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Rusted Eyes Awake

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★★★☆☆
(1 Reviews)

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There’s little doubt that this two-volume concert and documentary package will appeal to die-hard Metallica lovers–given its more than three-hour length (two and a half for the concert segment alone), the band’s predominantly white male fan base (repeatedly addressed as ”man” by singer-guitarist James Hetfield) will be–in fact already are–ecstatic. But one wonders, especially given the erratic history of rock-cum-orchestra experiments, whether S&M will win Metallica any new aficionados. The fact is that the presence of the San Francisco Symphony Orchestra, conducted by composer Michael Kamen, adds texture but not much else of significance to the Metallica sound. The band is so loud that it tends to overwhelm even a 100-plus member orchestra; what’s more, Metallica’s crunching, fist-pumping, riff-laden metal music lends itself less to genuine orchestral adornment than to superfluous bombast. And while the sound quality is excellent, it’s still basically just a filmed concert, with little in the way of additional visual interest. Still, there are some cool moments, and all involved are clearly having a great time. There are also two new Metallica songs, ”No Leaf Clover” and ”Minus Human.” (Note: also available is an edited version, sold at a slightly lower price, which corresponds to the popular PBS broadcast. The longer version carries an explicit content advisory label, due to much casual profanity, especially in the ”making of” documentary.) –Sam Graham

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  • In a sense, you’ve already heard Landmine Marathon’s Rusted Eyes Awake. Hearken back to the days of old, when Bolt Thrower was grinding it up for BBC’s John Peel. Their trudging, bombastic style was a teeth-shattering mix of the heavy thrash sound and the speedy pace and note structure of hardcore punk. Their second studio album, Realm of Chaos – Slaves to Darkness, had that archetypal early grindcore sound and it hit store shelves in 1989, a scant twenty years ago. So why the history lesson? Well, go pick up that album, and you’ve essentially got Rusted Eyes Awake.

    Old school grind fans, I’m going to speak directly to you: stop reading this review and go buy this album right now. I don’t know if I’ve ever heard an album that belonged less on a digital medium. Here it is, twenty plus years after the great UK grind revolution, and I’m listening to a spanking new CD from a young group of Arizonians who have nailed the iconic grind sound. And by nailed, I mean with a friggin’ nail gun. There’s nothing missing here: screeching barked vocals (by a woman, no less; perhaps a grind first?), uber-technical drumming, punk-style riffing, the deep resonating over-distorted and raw guitar sound, the “we recorded this live in one or two takes inside of a 6×8 garage studio” production; it’s all here, all classic grind.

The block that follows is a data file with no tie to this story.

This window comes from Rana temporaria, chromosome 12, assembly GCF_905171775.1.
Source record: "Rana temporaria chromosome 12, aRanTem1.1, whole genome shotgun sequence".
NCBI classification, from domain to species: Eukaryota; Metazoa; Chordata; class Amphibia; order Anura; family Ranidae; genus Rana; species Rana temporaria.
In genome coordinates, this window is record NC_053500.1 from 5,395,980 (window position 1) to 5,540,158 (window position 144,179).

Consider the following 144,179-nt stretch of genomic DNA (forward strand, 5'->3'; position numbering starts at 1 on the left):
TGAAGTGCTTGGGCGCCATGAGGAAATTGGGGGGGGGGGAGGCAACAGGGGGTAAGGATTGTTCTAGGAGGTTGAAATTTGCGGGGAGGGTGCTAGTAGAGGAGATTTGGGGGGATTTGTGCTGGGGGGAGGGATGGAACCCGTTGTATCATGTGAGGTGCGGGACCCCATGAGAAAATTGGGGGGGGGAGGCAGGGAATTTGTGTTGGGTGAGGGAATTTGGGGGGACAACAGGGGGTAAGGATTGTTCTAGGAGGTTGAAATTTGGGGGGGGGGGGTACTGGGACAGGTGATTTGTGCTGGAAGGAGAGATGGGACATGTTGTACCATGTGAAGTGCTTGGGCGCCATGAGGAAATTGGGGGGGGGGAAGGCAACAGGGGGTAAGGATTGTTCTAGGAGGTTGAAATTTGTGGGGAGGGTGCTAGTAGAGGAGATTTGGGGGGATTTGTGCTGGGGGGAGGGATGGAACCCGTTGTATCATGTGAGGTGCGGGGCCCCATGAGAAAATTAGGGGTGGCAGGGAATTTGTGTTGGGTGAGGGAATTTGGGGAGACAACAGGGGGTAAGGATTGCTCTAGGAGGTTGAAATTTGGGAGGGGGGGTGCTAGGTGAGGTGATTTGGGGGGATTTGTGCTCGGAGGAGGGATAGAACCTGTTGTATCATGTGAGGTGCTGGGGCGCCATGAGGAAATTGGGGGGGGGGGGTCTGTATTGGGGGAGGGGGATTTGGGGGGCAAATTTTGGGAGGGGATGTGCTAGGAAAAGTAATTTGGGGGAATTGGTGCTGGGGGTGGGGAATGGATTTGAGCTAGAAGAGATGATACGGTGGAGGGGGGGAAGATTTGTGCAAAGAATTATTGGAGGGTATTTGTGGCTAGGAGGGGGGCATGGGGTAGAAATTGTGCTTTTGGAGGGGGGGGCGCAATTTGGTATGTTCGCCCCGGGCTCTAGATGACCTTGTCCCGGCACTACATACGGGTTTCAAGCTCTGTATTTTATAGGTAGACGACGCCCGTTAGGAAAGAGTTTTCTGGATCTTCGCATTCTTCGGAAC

Therein sits the problem with Rusted Eyes Awake: it’s, excuse the blasphemy, too old school. This is 2009, not 1989, and I leave the classic grind sound to the classic grinders. Napalm Death, Bolt Thrower, Carcass; you know, the usual suspects. Landmine Marathon’s album is great, but every moment of every song sounds like something I’ve heard before, years ago. I think it mainly boils down to the production side of things. I realize that sometimes poor production is actually desired, but in this day and age, where Joe Bob and Billy Bob can self-produce a perfect sounding record out of their own basement using the bare essentials, why does Landmine Marathon have to be hindered by such a narrow, unprofessional sounding record? In many ways, it sounds like a full-on demo rather than a new album. The guitars are too thin, the bass, bass drum, and guitars all blend together and cancel each other out with an annoying HUM when they’re in sync. When stacked up against a modern grind record, say Napalm Death’s Time Waits for No Slave, Rusted Eyes Awake just sounds weak.

    If isolated long enough with the album, the production issues disappear, at least for me. The guitar work is phenomenal and fast, heavy and very rhythmic. Lots of riffing, lots of dissonance, lots of wild solos. Grace Perry’s vocals remind me of Belphegor frontman Helmuth’s high-pitched screams. Plenty of throat, lots of rasp, very powerful. The drumming is dead on and very technical. The blast beats alone are worthy of any of the grind masters.

    Bottom line, this is an album for those old school grind fans to buy, listen to, and reminisce about the good old days with a longing sigh. It brings a near-perfect early grind sound to the table, including the horrific production. As I once said about Suicide Silence when I heard their debut album, “These guys have potential if they can just get some decent production.” Landmine Marathon have a wealth of potential and this album, despite its one disparaging flaw, puts that potential on display. Now all they need to do is leave the garage and level up.

    OUR RATING
    (3/5)

    Posted on February 6, 2010 - Permalink - Buy Now